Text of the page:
On June 25 I went to the Mets versus Oakland game with my buddy, Vinnie. It was what I call an “Oliver Perez Game” as it was over in two innings, at which time the Mets were behind 6-0. At that point it also started to rain, and expecting a rain delay, we decided to head to one of the Lounges quickly, before everyone went inside. We got a spot by a TV to keep an eye on the game. No delay came, but nothing compelling was happening on the field, and we settled in for a few minutes to finish our discussion.
Our topic was a question, “What is your favorite regular season Mets game of all time?” Vinnie, like me, has attended countless games, so we set a few extra ground rules. It couldn’t be a playoff clincher, or a game we had been at in person. Interestingly, even with these ground rules and the fact that we have attended over 2,500 Mets games combined, we both went with games from old Shea Stadium. Vinnie, ten years younger than I, picked a fabulous game on September 21, 1981, a contest won by a Mookie Wilson walk off home run. I will leave the rest of the details of that game for another day. Figure September 21. Today is not that day. It is, instead, the anniversary of the game I picked, July 9. For on that day in 1969 everything changed for me about being a Mets fan.
I have foggy memories of the Polo Grounds Mets, and starting with brand-new Shea Stadium in 1964 the memories become clearer. I have met a lot of people who have cited 1969 as the year they became a Mets fan. That sure makes sense, that team did not just captivate New York City, but they were a huge national story, a true miracle story. The Miracle Mets. But that miracle did not happen overnight; it started slowly, and grew and grew. Various huge moments jump out, Gil’s walk to left field being one for sure. But what made July 9, 1969, such a special day for me was it was a turning point for me as a fan. After seven years, when that game ended, I felt that my team, the Mets, was truly involved in a pennant race.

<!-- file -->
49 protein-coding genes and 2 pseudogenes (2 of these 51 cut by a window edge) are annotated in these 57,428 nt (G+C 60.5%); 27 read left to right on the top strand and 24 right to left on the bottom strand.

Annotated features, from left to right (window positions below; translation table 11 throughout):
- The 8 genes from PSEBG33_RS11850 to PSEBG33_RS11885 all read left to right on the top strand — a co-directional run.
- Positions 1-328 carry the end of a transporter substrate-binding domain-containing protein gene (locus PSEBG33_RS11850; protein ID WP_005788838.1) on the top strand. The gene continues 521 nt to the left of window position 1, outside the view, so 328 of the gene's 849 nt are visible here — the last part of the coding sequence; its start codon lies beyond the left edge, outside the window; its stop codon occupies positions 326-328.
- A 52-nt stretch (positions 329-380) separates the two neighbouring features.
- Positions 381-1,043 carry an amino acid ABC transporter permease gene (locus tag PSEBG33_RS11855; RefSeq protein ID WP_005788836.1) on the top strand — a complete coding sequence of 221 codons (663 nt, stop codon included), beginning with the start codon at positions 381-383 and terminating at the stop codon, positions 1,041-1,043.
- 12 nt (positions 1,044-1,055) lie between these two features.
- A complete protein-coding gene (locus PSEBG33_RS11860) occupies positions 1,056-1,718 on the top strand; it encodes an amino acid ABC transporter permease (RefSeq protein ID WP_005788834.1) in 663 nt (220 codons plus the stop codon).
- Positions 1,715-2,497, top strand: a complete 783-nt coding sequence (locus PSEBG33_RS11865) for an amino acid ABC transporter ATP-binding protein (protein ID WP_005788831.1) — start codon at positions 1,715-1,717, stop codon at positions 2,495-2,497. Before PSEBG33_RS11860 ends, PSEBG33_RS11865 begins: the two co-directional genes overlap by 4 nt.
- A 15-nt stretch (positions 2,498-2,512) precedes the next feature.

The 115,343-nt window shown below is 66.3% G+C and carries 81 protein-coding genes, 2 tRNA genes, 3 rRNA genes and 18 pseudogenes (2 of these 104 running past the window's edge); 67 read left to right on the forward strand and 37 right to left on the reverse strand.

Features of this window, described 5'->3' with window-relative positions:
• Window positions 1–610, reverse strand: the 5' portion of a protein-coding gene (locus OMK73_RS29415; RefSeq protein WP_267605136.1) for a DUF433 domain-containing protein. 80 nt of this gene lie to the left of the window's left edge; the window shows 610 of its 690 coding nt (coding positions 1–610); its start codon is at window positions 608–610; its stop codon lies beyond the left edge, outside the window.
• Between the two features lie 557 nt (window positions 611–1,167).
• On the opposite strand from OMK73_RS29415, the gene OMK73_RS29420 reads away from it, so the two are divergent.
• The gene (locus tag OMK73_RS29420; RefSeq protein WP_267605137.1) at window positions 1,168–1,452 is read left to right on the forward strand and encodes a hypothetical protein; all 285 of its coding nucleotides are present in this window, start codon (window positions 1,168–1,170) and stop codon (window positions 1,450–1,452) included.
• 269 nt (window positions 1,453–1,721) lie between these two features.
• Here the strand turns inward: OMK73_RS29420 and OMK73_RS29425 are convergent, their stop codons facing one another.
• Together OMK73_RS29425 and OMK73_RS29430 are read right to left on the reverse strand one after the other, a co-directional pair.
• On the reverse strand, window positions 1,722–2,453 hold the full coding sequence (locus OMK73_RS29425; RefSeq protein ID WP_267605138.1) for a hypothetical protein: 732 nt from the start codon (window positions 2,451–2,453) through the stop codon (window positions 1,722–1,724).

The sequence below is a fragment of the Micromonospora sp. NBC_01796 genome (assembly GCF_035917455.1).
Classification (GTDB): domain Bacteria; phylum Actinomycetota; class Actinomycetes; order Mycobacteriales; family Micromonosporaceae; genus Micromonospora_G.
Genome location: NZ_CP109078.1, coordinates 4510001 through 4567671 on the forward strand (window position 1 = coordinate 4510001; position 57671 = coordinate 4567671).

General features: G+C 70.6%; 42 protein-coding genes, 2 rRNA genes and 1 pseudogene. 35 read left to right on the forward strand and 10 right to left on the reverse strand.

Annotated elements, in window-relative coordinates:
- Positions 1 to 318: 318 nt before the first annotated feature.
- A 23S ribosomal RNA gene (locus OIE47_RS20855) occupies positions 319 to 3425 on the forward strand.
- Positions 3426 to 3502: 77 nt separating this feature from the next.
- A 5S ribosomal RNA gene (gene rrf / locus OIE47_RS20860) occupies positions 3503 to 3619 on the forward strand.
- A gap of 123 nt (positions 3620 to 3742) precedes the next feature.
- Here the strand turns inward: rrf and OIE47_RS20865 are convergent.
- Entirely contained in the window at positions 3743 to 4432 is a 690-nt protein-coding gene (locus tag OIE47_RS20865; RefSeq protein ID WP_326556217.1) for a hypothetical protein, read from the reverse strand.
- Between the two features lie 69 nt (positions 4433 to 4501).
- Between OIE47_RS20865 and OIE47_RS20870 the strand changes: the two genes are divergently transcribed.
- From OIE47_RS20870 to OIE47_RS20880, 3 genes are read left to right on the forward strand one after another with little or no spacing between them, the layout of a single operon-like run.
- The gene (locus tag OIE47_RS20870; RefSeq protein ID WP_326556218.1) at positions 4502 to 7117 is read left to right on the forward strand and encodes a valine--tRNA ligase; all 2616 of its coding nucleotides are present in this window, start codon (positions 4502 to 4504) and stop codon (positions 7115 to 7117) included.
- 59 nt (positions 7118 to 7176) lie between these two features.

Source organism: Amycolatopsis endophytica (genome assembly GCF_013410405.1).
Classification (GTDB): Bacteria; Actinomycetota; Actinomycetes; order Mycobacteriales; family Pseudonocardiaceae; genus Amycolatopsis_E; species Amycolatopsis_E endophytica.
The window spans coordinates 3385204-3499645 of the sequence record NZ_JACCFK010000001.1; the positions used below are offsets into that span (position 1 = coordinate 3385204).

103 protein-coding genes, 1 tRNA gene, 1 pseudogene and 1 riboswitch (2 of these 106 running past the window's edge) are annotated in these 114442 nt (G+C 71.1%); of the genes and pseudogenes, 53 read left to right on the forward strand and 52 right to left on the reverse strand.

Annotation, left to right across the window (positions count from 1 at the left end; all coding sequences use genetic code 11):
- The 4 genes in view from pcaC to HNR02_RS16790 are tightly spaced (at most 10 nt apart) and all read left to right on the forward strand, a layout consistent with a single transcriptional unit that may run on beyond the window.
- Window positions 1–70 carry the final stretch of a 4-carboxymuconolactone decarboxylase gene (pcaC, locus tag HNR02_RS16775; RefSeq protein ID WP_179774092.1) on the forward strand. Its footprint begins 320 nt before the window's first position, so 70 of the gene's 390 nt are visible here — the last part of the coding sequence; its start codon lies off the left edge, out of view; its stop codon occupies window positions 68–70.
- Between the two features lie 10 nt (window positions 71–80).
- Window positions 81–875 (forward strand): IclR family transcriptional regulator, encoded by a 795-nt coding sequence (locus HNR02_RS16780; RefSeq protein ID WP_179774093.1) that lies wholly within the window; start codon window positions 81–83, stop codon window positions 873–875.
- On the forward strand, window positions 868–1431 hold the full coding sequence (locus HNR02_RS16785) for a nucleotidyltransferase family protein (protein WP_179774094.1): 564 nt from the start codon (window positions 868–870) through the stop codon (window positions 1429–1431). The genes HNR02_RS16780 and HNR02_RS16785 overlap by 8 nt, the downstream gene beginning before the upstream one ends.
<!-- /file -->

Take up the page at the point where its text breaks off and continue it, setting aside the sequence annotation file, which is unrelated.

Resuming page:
Growing up in the early 60s left me following two types of baseball. There were the important games, between teams such as the Giants and Dodgers, the Tigers and Twins, the Cardinals for sure, and for a few of the foggier years, the Yankees. It was exciting to watch these games from time to time on the Game of the Week, and to read about them in the Daily News. The culmination of this baseball season, of course, was the annual World Series, where I watched great players such as Willie Mays, Lou Brock, Bob Gibson, Al Kaline, Sandy Koufax, Willie McCovey, and well, I could go on for a while here. It was interesting to follow.
Then there were my Mets. I could watch them on WOR every day, and better yet, we went out to the park all the time. Sometimes, depending on whom the Mets were playing, you got to see some of the players above. But the Mets were not part of this pennant race world, they were so bad and so far removed from it you didn’t even consider it. You knew from Day One of the season it was all about just enjoying the game for its own sake, and that the day you watched might just be a good contest. Nothing else than that was within reach.
In 1969 things were breaking a little differently. For the first time in team history, the Mets were winning more than they were losing, in fact they were in second place, when the first place Chicago Cubs came rolling into town on July 8. That night, a Tuesday night, over 55,000 fans passed through the turnstiles, and the Mets, the Miracle Mets, rallied with three runs in the bottom of the ninth against Cubs ace Ferguson Jenkins for a thrilling 4-3 win. The next day, the Mets ace, Tom Seaver, would pitch.